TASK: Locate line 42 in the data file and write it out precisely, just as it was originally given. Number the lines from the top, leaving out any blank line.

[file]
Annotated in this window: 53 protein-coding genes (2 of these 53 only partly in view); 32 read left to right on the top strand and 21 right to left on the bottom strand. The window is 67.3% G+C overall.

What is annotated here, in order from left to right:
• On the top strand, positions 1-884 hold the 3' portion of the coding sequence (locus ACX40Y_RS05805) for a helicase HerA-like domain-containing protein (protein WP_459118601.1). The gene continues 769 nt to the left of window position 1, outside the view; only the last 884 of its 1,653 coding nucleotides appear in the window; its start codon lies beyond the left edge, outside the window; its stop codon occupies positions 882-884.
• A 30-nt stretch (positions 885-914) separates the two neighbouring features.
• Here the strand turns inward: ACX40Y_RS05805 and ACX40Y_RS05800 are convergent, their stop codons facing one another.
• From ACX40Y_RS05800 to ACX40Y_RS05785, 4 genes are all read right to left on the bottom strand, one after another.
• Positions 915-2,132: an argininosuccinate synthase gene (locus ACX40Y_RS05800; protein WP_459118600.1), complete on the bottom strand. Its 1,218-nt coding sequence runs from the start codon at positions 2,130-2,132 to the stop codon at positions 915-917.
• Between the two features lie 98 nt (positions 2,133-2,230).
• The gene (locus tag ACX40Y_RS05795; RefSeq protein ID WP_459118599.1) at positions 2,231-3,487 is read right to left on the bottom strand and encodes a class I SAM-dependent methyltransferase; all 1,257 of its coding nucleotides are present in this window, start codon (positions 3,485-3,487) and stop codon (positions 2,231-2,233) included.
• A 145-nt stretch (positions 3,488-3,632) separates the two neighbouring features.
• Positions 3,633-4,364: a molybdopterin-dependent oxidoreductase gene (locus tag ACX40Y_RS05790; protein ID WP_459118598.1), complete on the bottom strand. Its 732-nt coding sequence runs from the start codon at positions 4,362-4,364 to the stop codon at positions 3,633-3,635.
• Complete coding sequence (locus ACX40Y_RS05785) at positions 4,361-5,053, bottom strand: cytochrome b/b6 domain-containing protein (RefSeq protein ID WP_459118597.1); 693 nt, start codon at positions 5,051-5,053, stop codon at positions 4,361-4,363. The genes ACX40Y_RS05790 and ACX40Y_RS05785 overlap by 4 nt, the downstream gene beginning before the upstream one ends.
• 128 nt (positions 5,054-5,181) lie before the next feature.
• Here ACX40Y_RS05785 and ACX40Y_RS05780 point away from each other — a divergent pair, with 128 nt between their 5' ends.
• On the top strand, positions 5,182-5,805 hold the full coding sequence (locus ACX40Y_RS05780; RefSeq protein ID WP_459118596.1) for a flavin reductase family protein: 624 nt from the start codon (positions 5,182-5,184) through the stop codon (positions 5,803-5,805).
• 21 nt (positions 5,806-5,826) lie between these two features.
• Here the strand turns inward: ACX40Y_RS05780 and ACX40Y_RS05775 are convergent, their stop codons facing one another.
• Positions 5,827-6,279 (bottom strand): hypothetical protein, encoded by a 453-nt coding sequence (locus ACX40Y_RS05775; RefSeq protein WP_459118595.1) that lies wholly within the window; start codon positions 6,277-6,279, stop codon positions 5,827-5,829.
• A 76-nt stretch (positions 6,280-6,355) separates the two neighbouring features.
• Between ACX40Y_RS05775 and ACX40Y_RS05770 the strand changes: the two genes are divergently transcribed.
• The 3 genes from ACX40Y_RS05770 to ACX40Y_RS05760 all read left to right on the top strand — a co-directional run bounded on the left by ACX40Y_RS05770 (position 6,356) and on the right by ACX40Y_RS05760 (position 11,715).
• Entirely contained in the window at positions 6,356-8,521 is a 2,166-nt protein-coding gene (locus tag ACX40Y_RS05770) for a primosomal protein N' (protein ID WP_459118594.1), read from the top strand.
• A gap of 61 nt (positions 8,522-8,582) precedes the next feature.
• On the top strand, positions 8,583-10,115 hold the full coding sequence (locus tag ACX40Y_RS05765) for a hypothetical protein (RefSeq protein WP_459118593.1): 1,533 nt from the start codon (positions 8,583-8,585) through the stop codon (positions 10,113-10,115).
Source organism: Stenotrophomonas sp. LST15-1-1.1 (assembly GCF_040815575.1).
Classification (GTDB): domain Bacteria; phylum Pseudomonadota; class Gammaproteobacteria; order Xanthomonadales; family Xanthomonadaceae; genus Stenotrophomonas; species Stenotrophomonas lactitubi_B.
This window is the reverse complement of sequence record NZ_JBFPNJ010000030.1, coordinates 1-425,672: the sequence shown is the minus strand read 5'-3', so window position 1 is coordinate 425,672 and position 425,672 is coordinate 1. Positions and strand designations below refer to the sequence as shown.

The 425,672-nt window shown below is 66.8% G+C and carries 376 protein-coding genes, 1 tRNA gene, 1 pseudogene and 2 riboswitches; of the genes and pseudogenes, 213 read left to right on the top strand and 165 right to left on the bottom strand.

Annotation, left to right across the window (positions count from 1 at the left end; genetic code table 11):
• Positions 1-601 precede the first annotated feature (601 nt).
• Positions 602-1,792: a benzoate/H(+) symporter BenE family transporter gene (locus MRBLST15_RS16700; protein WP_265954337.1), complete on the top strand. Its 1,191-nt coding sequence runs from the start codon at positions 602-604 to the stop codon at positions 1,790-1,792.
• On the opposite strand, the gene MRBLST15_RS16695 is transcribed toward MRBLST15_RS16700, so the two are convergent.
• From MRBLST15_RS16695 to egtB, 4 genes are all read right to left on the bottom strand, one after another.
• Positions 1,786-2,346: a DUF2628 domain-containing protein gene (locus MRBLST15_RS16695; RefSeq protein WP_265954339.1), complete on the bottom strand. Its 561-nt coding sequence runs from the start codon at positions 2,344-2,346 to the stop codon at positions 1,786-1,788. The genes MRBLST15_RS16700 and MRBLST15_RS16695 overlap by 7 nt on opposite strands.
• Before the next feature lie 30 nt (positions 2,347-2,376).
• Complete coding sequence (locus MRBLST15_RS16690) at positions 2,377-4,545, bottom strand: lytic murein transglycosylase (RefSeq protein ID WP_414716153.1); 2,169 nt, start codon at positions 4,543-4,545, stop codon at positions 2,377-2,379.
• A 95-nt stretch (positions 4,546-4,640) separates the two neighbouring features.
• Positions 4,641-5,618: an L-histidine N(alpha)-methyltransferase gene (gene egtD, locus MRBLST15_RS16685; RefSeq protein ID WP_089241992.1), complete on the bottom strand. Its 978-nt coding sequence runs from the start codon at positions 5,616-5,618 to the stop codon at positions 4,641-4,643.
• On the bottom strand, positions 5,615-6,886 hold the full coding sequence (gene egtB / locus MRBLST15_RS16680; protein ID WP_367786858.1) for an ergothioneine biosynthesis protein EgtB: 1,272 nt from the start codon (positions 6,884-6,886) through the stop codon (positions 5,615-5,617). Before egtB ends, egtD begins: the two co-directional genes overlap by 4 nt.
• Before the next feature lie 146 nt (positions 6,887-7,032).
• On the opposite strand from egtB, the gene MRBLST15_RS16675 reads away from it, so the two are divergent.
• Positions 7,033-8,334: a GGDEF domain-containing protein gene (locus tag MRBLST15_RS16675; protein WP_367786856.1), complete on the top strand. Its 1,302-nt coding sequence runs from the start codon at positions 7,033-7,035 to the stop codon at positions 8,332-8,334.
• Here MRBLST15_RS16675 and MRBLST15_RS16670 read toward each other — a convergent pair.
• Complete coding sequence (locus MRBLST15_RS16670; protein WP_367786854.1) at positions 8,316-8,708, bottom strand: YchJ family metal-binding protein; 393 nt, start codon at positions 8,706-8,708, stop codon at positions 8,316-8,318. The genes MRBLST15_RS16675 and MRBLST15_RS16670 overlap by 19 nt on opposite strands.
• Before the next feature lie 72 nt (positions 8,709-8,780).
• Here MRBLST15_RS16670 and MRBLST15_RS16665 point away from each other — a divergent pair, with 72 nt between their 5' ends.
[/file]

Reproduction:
• Positions 7,033-8,334: a GGDEF domain-containing protein gene (locus tag MRBLST15_RS16675; protein WP_367786856.1), complete on the top strand. Its 1,302-nt coding sequence runs from the start codon at positions 7,033-7,035 to the stop codon at positions 8,332-8,334.